Alchemy and Psychology • 47
I believe that the Hopkins or generally accepted scientific view is certainly valid in respect of a certain class of texts. Alchemy has of course several planes of interpretation, and an equal number of classes of texts. Nevertheless his view is not one that can be over-zealously or too widely applied. The present text, for example, is a case in point. No doubt it is spurious in the sense that The True Book of the Learned Synesius cannot be the work of Synesius the abbot of Ptolemais in the fourth century. It must therefore be considered a mediaeval forgery. On the other hand it is typical of a distinct class of alchemical literature. The very definitions employed—and I must mention the fact that this work is famous for its classical and almost perfect definitions—lead one to suppose that another level of interpretation must be sought.
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Excluding the idea that this particular book is an early chemical text-book, as I maintain we are forced to exclude, then we are confronted by the problem as to what other direction we may turn for a solution. I may say briefly here that there are several other interpretations possible. There is the religious or moral viewpoint, and the mystical and occult. Naturally each of these exegetical approaches applies its own norm of interpretation to certain parts of certain texts to confirm its own particular hypothesis. Since the advent of modern psychological knowledge, with particular reference to the clinical findings of those great pioneers Sigmund Freud and C. G. Jung, we have been given a key to the understanding of myths, epics, legends and dreams of every kind, whether racial or individual. These findings are so tremendous in implication that to ignore them would be unwise—even stupid. It is to this branch of scientific research that we must first turn in seeking an elucidation of the enigmas and obscurities of the alchemical works. Since these, like dreams and myths, issue from the dark submerged levels of the human psyche, and inasmuch as they do not seem to respond to any of the ordinary interpretations along scientific mechanistic lines, then we are forced to turn the psychological key. And the lock opens! Because they were humanly penned, these obscurities must have some meaning in terms of human consciousness. Everything humanly created has meaning and significance of some kind. Even nonsense has some significance in that it is an outpouring of a particular human mind. We have only to discover the hidden motive of that mind, and the nonsense at once becomes intelligible. I am convinced that the attempt to employ the psychological key to these dark mysteries of alchemy will yield significant material and ideas. A technique is yielded, moreover, which indicates that these early writers whoever they may have been, so far from having been lost in a meaningless maze of gibberish, as most modern critics unjustifiably have come to think, knew very well what they were writing. And that, moreover, they possessed a very profound and extensive knowledge of the deeps and intricacies of the various levels of man’s own mental, moral and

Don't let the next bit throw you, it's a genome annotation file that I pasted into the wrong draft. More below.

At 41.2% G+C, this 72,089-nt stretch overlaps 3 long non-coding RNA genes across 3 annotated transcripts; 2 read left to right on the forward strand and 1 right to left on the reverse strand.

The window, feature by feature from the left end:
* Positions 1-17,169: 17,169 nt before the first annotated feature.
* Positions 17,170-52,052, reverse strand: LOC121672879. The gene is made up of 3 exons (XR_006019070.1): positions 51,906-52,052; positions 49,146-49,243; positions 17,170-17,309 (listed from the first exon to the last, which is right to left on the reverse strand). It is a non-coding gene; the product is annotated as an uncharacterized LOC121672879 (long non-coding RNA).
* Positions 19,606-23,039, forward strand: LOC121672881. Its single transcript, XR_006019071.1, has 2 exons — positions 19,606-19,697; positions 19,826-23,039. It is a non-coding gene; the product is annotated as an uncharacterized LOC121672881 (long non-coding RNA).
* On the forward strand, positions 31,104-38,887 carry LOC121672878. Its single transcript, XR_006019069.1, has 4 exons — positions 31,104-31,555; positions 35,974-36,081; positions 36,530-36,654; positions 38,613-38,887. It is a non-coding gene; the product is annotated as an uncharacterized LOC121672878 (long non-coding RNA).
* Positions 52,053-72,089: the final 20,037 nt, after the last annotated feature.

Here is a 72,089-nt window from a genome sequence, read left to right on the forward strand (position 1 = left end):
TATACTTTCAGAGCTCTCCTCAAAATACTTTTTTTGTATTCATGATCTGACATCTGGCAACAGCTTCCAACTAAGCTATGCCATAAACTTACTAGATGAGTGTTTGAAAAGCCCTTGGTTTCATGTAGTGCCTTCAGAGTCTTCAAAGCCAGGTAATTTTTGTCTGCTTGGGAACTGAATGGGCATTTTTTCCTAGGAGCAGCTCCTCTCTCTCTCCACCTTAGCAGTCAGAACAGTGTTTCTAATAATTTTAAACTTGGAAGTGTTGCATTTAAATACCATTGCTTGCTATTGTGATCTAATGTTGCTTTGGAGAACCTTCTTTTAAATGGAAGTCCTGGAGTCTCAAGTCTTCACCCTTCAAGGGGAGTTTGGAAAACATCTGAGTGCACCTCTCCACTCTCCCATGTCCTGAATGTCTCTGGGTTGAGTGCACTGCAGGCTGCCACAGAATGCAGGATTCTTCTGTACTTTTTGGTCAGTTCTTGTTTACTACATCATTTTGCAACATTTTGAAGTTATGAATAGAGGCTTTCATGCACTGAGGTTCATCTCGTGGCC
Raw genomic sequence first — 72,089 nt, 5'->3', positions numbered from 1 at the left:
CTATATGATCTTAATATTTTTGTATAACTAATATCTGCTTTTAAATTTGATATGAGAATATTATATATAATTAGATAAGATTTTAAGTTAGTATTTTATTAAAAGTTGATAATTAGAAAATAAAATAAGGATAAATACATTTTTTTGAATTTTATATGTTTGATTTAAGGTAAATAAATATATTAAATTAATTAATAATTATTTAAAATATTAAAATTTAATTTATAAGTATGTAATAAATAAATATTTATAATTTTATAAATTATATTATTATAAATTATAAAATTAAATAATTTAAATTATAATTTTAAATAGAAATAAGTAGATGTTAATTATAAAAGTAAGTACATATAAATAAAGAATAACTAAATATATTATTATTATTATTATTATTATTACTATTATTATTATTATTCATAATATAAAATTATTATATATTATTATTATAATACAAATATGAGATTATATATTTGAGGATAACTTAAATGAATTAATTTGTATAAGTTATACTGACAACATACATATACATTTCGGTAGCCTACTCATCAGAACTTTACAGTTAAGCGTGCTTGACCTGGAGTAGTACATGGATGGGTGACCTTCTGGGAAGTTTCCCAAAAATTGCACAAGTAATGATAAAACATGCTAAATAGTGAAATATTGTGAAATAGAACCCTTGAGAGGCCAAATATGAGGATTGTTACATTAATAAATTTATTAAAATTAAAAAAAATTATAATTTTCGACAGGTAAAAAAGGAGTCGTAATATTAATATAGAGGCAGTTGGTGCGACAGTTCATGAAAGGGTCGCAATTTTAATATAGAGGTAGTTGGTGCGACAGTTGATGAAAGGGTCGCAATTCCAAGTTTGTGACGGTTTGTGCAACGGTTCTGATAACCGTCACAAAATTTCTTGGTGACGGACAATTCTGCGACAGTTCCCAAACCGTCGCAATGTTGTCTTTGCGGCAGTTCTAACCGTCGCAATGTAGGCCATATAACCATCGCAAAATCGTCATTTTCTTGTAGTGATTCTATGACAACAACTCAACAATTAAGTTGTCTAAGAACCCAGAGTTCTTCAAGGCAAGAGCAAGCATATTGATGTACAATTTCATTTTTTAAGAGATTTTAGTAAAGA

Alchemy and Psychology • 49